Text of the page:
- Patient Preparation
- Lavender (EDTA), pink (K2EDTA), or yellow (ACD Solution A or B).
- Specimen Preparation
- Transport 3 mL whole blood. (Min: 1 mL)
- Storage/Transport Temperature
- Unacceptable Conditions
- Ambient: 72 hours; Refrigerated: 1 week; Frozen: Unacceptable
Characteristics: Factor V Leiden mutation is the most common cause of inherited thrombophilia and accounts for over 90 percent of activated protein C resistance. The expression of Factor V Leiden thrombophilia is impacted by coexisting genetic thrombophilic disorders, acquired thrombophilic disorders (malignancy, hyperhomocysteinemia, high factor VIII levels), and circumstances including: pregnancy, oral contraceptive use, hormone replacement therapy, selective estrogen receptor modulators, travel, central venous catheters, surgery, transplantation and advanced age.
Incidence: Approximately 5 percent of Caucasians, 2 percent of Hispanics, 1 percent of African Americans and Native Americans and 0.5 percent of Asians are heterozygous; homozygosity occurs in 1 in 5000 individuals.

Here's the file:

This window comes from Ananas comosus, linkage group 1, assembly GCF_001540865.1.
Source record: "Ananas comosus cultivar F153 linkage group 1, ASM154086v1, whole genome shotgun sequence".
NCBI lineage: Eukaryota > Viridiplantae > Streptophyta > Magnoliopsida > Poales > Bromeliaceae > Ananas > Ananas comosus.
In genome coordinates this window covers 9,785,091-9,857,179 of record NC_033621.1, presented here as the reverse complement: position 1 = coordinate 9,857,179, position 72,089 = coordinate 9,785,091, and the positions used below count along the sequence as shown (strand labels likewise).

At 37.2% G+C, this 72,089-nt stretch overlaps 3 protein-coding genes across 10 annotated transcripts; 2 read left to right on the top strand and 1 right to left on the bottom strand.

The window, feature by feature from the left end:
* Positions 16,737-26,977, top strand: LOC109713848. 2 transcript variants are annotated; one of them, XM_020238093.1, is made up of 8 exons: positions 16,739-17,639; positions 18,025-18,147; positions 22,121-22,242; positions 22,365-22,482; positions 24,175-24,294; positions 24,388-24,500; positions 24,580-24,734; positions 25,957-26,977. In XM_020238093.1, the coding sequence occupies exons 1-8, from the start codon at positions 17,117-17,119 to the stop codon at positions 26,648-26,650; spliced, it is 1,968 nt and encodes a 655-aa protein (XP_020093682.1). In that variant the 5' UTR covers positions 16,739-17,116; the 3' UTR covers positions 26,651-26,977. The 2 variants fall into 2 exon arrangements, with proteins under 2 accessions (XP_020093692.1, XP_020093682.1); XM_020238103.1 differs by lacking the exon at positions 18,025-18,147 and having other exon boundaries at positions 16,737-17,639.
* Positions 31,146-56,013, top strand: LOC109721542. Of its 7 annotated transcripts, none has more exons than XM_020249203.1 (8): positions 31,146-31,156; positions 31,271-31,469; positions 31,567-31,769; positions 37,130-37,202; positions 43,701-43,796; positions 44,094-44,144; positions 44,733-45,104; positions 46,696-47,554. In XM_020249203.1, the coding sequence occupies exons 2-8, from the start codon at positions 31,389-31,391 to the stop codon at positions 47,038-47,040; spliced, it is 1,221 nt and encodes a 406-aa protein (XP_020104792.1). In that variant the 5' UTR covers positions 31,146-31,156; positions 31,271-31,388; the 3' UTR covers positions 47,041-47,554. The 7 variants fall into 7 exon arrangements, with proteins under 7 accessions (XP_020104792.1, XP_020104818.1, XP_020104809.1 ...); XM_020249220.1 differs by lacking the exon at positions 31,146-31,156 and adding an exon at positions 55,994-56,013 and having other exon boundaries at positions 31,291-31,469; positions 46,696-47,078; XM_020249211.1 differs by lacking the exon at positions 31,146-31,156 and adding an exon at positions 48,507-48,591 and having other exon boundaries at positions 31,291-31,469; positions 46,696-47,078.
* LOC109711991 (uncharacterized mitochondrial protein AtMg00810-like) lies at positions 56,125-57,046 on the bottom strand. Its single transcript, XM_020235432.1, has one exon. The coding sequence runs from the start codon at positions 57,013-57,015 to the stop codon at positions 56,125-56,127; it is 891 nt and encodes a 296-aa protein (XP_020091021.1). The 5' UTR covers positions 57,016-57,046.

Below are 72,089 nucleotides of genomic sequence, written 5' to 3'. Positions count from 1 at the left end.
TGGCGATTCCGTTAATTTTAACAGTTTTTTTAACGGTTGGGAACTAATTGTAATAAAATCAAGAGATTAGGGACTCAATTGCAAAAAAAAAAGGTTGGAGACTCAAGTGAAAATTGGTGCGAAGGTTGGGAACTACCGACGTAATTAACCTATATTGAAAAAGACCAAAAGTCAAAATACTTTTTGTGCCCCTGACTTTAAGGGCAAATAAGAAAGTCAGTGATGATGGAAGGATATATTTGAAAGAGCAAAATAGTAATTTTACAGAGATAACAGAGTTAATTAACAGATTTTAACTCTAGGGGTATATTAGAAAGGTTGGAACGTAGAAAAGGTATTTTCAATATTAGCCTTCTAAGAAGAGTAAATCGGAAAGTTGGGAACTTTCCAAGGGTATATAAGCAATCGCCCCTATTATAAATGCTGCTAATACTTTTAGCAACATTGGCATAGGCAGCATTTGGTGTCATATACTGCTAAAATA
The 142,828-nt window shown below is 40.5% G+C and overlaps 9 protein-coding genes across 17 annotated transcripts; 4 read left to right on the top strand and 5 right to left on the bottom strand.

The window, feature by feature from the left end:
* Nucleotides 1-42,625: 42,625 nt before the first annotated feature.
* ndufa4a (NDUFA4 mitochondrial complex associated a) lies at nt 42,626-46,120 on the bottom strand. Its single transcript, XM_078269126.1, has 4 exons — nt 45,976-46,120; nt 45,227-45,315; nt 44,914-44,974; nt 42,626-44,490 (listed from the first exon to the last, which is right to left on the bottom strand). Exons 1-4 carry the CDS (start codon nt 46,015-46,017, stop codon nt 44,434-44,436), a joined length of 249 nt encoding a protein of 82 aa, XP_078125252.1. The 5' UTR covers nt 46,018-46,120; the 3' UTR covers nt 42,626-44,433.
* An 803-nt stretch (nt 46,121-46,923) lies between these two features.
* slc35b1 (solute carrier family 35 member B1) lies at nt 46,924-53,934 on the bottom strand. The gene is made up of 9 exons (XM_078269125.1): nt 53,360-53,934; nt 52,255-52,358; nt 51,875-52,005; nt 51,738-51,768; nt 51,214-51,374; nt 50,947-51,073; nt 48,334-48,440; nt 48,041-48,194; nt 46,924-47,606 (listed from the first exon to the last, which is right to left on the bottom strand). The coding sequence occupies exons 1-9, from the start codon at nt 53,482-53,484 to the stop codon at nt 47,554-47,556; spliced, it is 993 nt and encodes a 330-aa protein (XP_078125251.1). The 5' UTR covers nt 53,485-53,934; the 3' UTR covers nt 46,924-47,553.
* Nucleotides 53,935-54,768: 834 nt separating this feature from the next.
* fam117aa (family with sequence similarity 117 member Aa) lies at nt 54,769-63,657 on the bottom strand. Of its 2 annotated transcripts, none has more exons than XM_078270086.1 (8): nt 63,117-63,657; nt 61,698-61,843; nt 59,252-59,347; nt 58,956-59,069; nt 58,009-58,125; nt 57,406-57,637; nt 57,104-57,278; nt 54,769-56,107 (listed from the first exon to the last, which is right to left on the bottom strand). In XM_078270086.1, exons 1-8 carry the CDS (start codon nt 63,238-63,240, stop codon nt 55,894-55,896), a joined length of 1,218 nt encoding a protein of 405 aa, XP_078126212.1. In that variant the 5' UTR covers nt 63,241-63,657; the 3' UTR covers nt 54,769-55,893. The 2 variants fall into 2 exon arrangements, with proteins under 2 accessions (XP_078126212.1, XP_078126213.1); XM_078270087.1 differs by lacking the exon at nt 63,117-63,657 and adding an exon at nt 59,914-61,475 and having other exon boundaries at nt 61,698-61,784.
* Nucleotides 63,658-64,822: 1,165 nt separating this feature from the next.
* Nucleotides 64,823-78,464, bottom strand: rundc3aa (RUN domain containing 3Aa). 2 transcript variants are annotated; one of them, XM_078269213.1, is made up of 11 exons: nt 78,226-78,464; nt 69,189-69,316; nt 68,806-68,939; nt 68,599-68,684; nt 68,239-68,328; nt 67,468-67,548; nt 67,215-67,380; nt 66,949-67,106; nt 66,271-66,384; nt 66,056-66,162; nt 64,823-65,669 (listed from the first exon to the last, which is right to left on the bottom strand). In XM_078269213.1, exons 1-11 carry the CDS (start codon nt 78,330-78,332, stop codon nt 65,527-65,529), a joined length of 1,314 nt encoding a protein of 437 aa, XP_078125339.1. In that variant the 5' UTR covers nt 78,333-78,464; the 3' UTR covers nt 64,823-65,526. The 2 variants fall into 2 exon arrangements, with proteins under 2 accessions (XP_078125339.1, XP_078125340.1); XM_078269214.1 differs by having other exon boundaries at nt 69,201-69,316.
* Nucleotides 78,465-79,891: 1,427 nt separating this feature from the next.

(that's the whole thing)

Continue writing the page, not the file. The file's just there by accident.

Inheritance: Incomplete autosomal dominant.
Penetrance: Lifetime risk of thrombosis is 10 percent for heterozygotes and 80 percent for homozygotes.
Cause: A deleterious F5 gene mutation R506Q (1691G>A). Note: Standardized nomenclature for the Factor V Leiden mutation is c.1601G>A (p.Arg534Gln).
Clinical Sensitivity and Specificity: 99 percent.
Methodology: Polymerase chain reaction and fluorescence monitoring.
Analytical Sensitivity and Specificity: 99 percent.
Limitations: Diagnostic errors can occur due to rare sequence variations. F5 gene mutations, other than R506Q, will not be detected.
Counseling and informed consent are recommended for genetic testing. Consent forms are available online at www.aruplab.com.
See Compliance Statement C: www.aruplab.com/CS
|Component Test Code*||Component Chart Name|
|0097720||Factor V Leiden (F5) R506Q Mutation|
- Activated protein C resistance mutation
- APC Resistance Mutation Detection
- FVL R506Q mutation testing